On the way to the Acropolis, you may easily get lost in the maze of alleyways and in many places stumble across well maintained silicic mosaic floors with splendid patterns. The so-called captain houses from the 18th Century, which are decorated with complex façades, are famous. At the excavated site at the highest point of the Acropolis you will find the Temple of Athena Lindia, which was meant to replace the old wooden temple and which was constructed in the 6th Century BC under the rule of Kleoboulos. Here, you can walk over the terraces, pass by an Exedra from the 3rd Century BC, through an impressive portico and the gateway which forms the entrance to the holy temple area.
Thari Monastery (Moni Thari)
The Thari Monastery, a Byzantine gem, lies south of Laerma in the middle of the island. It is run by a few monks who have their own radio and TV programs. It was empty until well into the 1980s when Abbot Amfilodios first gave it a new lease of life. The monastery goes back to the 13th Century and was built on the site of an even older building.
The basic legend says that a Byzantine princess from Constantinople suffered from an incurable illness and almost died alone in the woods of Rhodes. The mild climate and the bubbling springs in the area cured her and she founded a monastery to show her thanks. She determined the site for this by throwing her ring - the monastery was to be built where her ring was found. The church is worth a visit due to its frescoes with scenes from the Old and New Testament, which mainly originate from the 16th and 17th Century, although some date back to the early 14th Century.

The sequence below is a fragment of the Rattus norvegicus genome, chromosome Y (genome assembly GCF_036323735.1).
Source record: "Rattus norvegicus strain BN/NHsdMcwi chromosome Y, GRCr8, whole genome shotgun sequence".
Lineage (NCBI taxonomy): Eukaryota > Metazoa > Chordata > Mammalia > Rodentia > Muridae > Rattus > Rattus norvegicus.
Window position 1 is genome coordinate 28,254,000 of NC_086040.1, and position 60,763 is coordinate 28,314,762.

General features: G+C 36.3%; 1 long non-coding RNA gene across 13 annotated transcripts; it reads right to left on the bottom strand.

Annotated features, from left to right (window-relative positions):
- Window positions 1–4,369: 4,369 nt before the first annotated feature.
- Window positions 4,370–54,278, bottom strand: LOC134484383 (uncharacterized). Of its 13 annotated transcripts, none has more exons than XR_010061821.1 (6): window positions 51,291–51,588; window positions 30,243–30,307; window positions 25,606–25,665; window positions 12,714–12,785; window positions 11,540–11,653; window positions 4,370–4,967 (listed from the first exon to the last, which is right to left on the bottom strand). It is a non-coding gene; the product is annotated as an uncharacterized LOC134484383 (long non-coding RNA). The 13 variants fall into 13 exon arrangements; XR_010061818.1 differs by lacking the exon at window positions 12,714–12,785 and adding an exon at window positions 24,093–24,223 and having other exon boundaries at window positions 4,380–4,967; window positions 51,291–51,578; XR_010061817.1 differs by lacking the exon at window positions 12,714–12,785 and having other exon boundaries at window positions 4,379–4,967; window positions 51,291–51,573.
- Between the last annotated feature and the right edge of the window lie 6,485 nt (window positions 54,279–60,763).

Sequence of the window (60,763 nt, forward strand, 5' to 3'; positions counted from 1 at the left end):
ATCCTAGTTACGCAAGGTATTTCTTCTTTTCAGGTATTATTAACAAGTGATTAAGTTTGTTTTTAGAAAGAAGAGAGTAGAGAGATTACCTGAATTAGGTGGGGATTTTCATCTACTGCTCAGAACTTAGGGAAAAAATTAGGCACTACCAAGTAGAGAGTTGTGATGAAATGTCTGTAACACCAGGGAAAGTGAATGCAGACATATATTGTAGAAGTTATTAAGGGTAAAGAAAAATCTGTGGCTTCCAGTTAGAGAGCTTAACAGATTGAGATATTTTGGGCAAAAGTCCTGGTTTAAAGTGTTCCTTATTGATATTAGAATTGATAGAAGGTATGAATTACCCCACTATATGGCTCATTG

Kamiros The ancient pottery town is admittedly one of the less important ancient sites on Rhodes, but is nevertheless worth a visit. The picturesque Kamiros, nestled between green hills not far from the western coast of the island, is the smallest of the three ancient sites of Rhodes but lost its importance after the merger in 408 BC of the separate site with the capital Rhodes City.
Kamiros is a homogenous Hellenistic settlement whose inhabitants were farmers and craftsmen, often potters which gave Kamrios its far-reaching reputation as a pottery town. Ceramics from Kamiros were exported nearly everywhere in the world known at the time. The architectural uniformity of the town is due to the fact that the entire town was completely rebuilt shortly after a serious earthquake in 226 BC which flattened out the town. It was finally abandoned after another earthquake in 142 BC, after which the population lost their destroyed town.
At 1,215m, Ataviros is the highest mountain in Rhodes. The ascent is extremely hard and you should allow approximately 7 hours to get there and back and make sure that you have good footwear with you. It is best to start the walk from the tiny village of Embona. The otherwise sparse mountain is covered in spring by a gory sea of white and blue sage, light-blue anemones and pink rockroses - a sight to sweeten the tiring walk. If you can reach the summit, the breathtaking view of the island and the sea is worth it.